In a first for the US market, several institutional investors are searching for an investment manager capable of running emerging market equities in alignment with rigorous environmental, social and governance (ESG) standards.
Finding no commingled ESG-focused emerging market equities funds available to US institutions, the Fetzer Institute, Meyer Memorial Trust and a large West Coast community foundation are collaborating with investment consultancy Cambridge Associates to find and back a skilled manager willing to build this product.
Kevin Stephenson, director of the mission-related investing group with Cambridge Associates and leader of the search, said the absence of such a product in the US was primarily due to a “chicken-and-egg situation” in which managers perceived scarce interest in ESG-themed emerging market equities among institutions.
“Managers with a platform to do this kind of fund perceive a lack of interest on the part of US-based institutional investors, but the reality is that institutions haven’t spoken up because they are yet to see a viable vehicle,” Stephenson said.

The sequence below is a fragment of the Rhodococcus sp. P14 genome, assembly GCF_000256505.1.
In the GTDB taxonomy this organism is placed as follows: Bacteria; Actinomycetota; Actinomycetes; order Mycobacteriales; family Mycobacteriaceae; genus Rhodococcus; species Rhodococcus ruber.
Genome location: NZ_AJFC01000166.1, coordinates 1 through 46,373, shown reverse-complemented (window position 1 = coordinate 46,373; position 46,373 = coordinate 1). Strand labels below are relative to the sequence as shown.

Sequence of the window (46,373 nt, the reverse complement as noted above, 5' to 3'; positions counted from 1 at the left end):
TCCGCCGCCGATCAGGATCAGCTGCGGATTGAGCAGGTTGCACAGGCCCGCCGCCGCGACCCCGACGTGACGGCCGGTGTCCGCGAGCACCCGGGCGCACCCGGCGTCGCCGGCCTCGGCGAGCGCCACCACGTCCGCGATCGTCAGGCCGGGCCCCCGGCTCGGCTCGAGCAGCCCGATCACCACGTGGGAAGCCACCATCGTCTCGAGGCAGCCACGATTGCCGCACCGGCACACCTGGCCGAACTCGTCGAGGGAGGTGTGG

The investors aim to build a vehicle a fund large enough to assuage the usual institutional concerns about the viability of small funds, but will also accept investments as small as $1 million, making it available to many investors.
So far, four well-established global equity managers have responded to the search, in which the investors aim to select a large funds management organisation with a strong emerging markets team and a proven ESG methodology.
The product will use tools including positive and negative stock screens, and company engagement.
Christina Adams, vice president of finance and administration with the Fetzer Institute, said the search aimed to fulfill two of the non-profit foundation’s investment aims.
“There is a real desire to make emerging markets investments that are not only smart but also have the potential to make a positive difference for people,” Adams said.
Cambridge Associates will not garner additional fees for conducting the search, and welcomes the involvement of other institutions committed to mission-related investments, even if they are not clients.